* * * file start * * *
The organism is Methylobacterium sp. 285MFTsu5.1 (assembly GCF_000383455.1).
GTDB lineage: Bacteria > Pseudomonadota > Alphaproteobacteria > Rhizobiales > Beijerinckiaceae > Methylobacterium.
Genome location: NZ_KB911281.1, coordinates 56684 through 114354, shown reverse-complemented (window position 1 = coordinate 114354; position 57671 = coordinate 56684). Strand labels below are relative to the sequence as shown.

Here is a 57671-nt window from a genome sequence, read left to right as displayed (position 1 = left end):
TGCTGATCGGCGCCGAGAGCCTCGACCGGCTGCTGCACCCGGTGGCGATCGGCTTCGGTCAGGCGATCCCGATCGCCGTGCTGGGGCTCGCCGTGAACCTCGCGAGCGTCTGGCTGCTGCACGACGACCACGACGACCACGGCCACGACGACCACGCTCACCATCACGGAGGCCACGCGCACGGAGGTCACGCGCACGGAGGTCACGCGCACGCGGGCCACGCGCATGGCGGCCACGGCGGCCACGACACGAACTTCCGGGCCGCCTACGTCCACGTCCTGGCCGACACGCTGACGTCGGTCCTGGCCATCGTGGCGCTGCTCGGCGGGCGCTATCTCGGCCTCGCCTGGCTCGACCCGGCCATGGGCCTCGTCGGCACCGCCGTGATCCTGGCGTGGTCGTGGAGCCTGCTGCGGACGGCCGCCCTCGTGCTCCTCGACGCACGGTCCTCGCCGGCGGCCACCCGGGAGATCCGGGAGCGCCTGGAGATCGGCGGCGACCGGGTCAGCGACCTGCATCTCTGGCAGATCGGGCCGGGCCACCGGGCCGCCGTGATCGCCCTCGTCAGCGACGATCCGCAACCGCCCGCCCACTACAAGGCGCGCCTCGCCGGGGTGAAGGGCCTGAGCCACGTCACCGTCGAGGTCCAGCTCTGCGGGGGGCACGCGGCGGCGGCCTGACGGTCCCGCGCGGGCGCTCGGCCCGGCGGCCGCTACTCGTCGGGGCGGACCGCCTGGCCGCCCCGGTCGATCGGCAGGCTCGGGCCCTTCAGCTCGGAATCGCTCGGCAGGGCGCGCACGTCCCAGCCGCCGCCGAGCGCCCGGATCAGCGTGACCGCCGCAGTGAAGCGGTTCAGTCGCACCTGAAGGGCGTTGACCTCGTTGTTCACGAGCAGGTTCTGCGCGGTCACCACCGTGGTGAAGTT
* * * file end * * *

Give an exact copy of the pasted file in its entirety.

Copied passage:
The organism is Methylobacterium sp. 285MFTsu5.1 (assembly GCF_000383455.1).
GTDB lineage: Bacteria > Pseudomonadota > Alphaproteobacteria > Rhizobiales > Beijerinckiaceae > Methylobacterium.
Genome location: NZ_KB911281.1, coordinates 56684 through 114354, shown reverse-complemented (window position 1 = coordinate 114354; position 57671 = coordinate 56684). Strand labels below are relative to the sequence as shown.

Here is a 57671-nt window from a genome sequence, read left to right as displayed (position 1 = left end):
TGCTGATCGGCGCCGAGAGCCTCGACCGGCTGCTGCACCCGGTGGCGATCGGCTTCGGTCAGGCGATCCCGATCGCCGTGCTGGGGCTCGCCGTGAACCTCGCGAGCGTCTGGCTGCTGCACGACGACCACGACGACCACGGCCACGACGACCACGCTCACCATCACGGAGGCCACGCGCACGGAGGTCACGCGCACGGAGGTCACGCGCACGCGGGCCACGCGCATGGCGGCCACGGCGGCCACGACACGAACTTCCGGGCCGCCTACGTCCACGTCCTGGCCGACACGCTGACGTCGGTCCTGGCCATCGTGGCGCTGCTCGGCGGGCGCTATCTCGGCCTCGCCTGGCTCGACCCGGCCATGGGCCTCGTCGGCACCGCCGTGATCCTGGCGTGGTCGTGGAGCCTGCTGCGGACGGCCGCCCTCGTGCTCCTCGACGCACGGTCCTCGCCGGCGGCCACCCGGGAGATCCGGGAGCGCCTGGAGATCGGCGGCGACCGGGTCAGCGACCTGCATCTCTGGCAGATCGGGCCGGGCCACCGGGCCGCCGTGATCGCCCTCGTCAGCGACGATCCGCAACCGCCCGCCCACTACAAGGCGCGCCTCGCCGGGGTGAAGGGCCTGAGCCACGTCACCGTCGAGGTCCAGCTCTGCGGGGGGCACGCGGCGGCGGCCTGACGGTCCCGCGCGGGCGCTCGGCCCGGCGGCCGCTACTCGTCGGGGCGGACCGCCTGGCCGCCCCGGTCGATCGGCAGGCTCGGGCCCTTCAGCTCGGAATCGCTCGGCAGGGCGCGCACGTCCCAGCCGCCGCCGAGCGCCCGGATCAGCGTGACCGCCGCAGTGAAGCGGTTCAGTCGCACCTGAAGGGCGTTGACCTCGTTGTTCACGAGCAGGTTCTGCGCGGTCACCACCGTGGTGAAGTT